The 1992 FEIS identified the need and assessed the impact for relocating the Airport Traffic Control Tower (ATCT) to a new location on the airfield. It did not however, identify the exact location for the ATCT. An ATCT siting study was completed in 2000 and found that among the five alternative locations Site B (southwest of the midfield terminal complex) was the preferred location. This location would not provide an unobstructed view of the southeastern end of Runway 14/32 as required by FAA Order 5300.13. In order to meet this requirement, one of several options will be needed to be implemented. These options include: The modification of the Fedex building, the relocation of the Fedex ground tower, the displacement of landing and takeoff thresholds by 300 feet for Runway 32, and the use of a variety of surveillance technologies (e.g., closed-circuit television and ASD radar).
The automobile access to the midfield terminal complex was defined in general terms in the 1992 FEIS as being a new interchange off Interstate-70 near Bridgeport Road. No specific plans of the location or design were available in 1992. Since the preparation of the 1992 FEIS, the location and design of the midfield terminal interchange has been finalized and disclosed as part of the 1995 Federal Highway Administration Draft Environmental Assessment (EA). The FAA has not adopted, issued a finding, nor is it at this time a cooperating agency in the preparation of this draft EA. This SFEIS will assess the environmental impacts associated with the construction of the midfield terminal interchange at the location provided in the 1995 Draft EA. Service roads and interior circulation roadways were not specifically defined in the 1992 FEIS as well. This SFEIS will provide the environmental assessment of the location of the airfield service and interior circulation roadways.
In order to provide the necessary aircraft access between both sides of the airfield with a midfield terminal, two cross-field taxiways were proposed in the 1992 FEIS. To complete this, one existing taxiway was to be extended and another taxiway was to be constructed. The construction of a new taxiway has been completed (Taxiway P, 1996), but the extension to Taxiway R has not been completed due to the midfield terminal complex not being constructed. In addition to refining the design of the midfield terminal complex, the Project Definition has reassessed the operation of the cross-field taxiways. The Project Definition found that to provide efficient aircraft taxi-flow to and from the midfield terminal complex and across the airfield, a dual taxiway system would be preferred configuration. To accomplish this, the extension of Taxiway R as recommended in the 1992 FEIS would be completed and an additional cross-field taxiway just north of Taxiway R would be constructed. The proposed cross-field taxiways are still within the same general area assessed in the 1992 FEIS and would still include the extension of an existing taxiway and the construction of another cross-field taxiway.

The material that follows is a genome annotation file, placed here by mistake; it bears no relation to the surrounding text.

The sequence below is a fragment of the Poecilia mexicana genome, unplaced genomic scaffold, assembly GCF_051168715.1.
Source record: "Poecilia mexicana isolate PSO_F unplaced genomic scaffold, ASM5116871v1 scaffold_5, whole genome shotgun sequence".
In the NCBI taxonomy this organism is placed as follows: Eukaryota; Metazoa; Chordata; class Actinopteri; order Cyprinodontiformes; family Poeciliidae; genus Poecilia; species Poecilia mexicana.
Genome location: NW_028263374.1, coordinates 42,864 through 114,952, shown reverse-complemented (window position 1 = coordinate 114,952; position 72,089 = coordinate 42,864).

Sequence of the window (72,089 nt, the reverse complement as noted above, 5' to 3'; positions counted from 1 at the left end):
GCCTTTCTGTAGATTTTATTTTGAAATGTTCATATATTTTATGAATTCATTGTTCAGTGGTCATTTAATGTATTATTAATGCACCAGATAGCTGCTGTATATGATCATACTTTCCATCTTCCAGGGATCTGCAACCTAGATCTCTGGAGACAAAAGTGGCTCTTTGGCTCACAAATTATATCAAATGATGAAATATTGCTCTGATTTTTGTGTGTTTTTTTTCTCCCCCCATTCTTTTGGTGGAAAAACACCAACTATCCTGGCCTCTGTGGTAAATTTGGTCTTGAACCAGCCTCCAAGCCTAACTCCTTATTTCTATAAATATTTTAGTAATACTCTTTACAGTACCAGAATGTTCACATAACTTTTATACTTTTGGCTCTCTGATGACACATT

The scope of this development is not significantly different from that described in earlier scoping completed for the 1992 FEIS that considered development of master plan. Nevertheless, new public scoping will be held in order that all significant issues related to the revised proposed actions are identified. Copies of a scoping document with additional detail can be obtained by contacting the FAA informational contact person identified above. Federal, State and local agencies and other interested parties are invited to make comments and suggestions to ensure that the full range of issues related to these proposed actions are addressed and all significant issues identified. These comments and suggestions should be received by the FAA informational contact person, identified above, by December 29, 2000.
Scoping by Mail
Scoping will be accomplished by correspondence. The FAA is soliciting comments by mail during the period November 24, 2000 through December 29, 2000. To ensure consideration in the preparation of the Supplement to the 1992 Final Environmental Impact Statement, written comments must be received by December 29, 2000. Late comments will be considered to the Start Printed Page 70868extent practicable. Letters describing the proposed action and soliciting comments have been sent to appropriate federal, state, and local agencies, with information describing this proposal attached. Letters have also been sent to organizations that are known to have an interest in this proposal to provide them the opportunity to comment.Start Signature
Issued in Des Plaines, Illinois, on November 16, 2000.
Pene' A. Beversdorf,
Acting Manager, Chicago Airports District Office, FAA, Great Lakes Region.
[FR Doc. 00-30253 Filed 11-27-00; 8:45 am]